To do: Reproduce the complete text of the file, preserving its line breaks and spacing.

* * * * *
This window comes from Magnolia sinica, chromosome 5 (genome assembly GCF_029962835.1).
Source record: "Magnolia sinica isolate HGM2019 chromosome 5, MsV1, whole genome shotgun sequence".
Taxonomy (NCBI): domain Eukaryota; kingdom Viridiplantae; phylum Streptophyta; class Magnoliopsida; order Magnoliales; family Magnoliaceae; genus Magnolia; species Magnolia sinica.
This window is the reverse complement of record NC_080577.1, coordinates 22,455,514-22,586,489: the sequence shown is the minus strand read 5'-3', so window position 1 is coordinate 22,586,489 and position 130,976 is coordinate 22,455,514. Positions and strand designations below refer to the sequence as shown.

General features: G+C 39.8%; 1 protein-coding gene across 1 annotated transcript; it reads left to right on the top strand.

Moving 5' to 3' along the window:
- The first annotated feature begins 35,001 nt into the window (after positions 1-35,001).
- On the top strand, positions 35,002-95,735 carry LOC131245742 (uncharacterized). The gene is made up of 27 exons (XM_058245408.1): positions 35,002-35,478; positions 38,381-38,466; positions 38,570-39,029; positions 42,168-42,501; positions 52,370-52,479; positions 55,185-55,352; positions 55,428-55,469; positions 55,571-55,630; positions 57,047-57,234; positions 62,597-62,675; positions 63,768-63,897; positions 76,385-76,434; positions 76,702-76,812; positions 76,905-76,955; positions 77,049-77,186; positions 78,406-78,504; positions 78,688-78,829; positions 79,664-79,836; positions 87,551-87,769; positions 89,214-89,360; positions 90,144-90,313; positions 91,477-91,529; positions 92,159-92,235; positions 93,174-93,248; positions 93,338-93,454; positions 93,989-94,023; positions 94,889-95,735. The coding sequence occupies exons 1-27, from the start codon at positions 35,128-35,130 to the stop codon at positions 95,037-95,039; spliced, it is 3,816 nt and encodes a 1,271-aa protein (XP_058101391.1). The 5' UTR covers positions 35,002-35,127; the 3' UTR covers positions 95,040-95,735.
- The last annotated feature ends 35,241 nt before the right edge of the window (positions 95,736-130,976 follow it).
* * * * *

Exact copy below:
This window comes from Magnolia sinica, chromosome 5 (genome assembly GCF_029962835.1).
Source record: "Magnolia sinica isolate HGM2019 chromosome 5, MsV1, whole genome shotgun sequence".
Taxonomy (NCBI): domain Eukaryota; kingdom Viridiplantae; phylum Streptophyta; class Magnoliopsida; order Magnoliales; family Magnoliaceae; genus Magnolia; species Magnolia sinica.
This window is the reverse complement of record NC_080577.1, coordinates 22,455,514-22,586,489: the sequence shown is the minus strand read 5'-3', so window position 1 is coordinate 22,586,489 and position 130,976 is coordinate 22,455,514. Positions and strand designations below refer to the sequence as shown.

General features: G+C 39.8%; 1 protein-coding gene across 1 annotated transcript; it reads left to right on the top strand.

Moving 5' to 3' along the window:
- The first annotated feature begins 35,001 nt into the window (after positions 1-35,001).
- On the top strand, positions 35,002-95,735 carry LOC131245742 (uncharacterized). The gene is made up of 27 exons (XM_058245408.1): positions 35,002-35,478; positions 38,381-38,466; positions 38,570-39,029; positions 42,168-42,501; positions 52,370-52,479; positions 55,185-55,352; positions 55,428-55,469; positions 55,571-55,630; positions 57,047-57,234; positions 62,597-62,675; positions 63,768-63,897; positions 76,385-76,434; positions 76,702-76,812; positions 76,905-76,955; positions 77,049-77,186; positions 78,406-78,504; positions 78,688-78,829; positions 79,664-79,836; positions 87,551-87,769; positions 89,214-89,360; positions 90,144-90,313; positions 91,477-91,529; positions 92,159-92,235; positions 93,174-93,248; positions 93,338-93,454; positions 93,989-94,023; positions 94,889-95,735. The coding sequence occupies exons 1-27, from the start codon at positions 35,128-35,130 to the stop codon at positions 95,037-95,039; spliced, it is 3,816 nt and encodes a 1,271-aa protein (XP_058101391.1). The 5' UTR covers positions 35,002-35,127; the 3' UTR covers positions 95,040-95,735.
- The last annotated feature ends 35,241 nt before the right edge of the window (positions 95,736-130,976 follow it).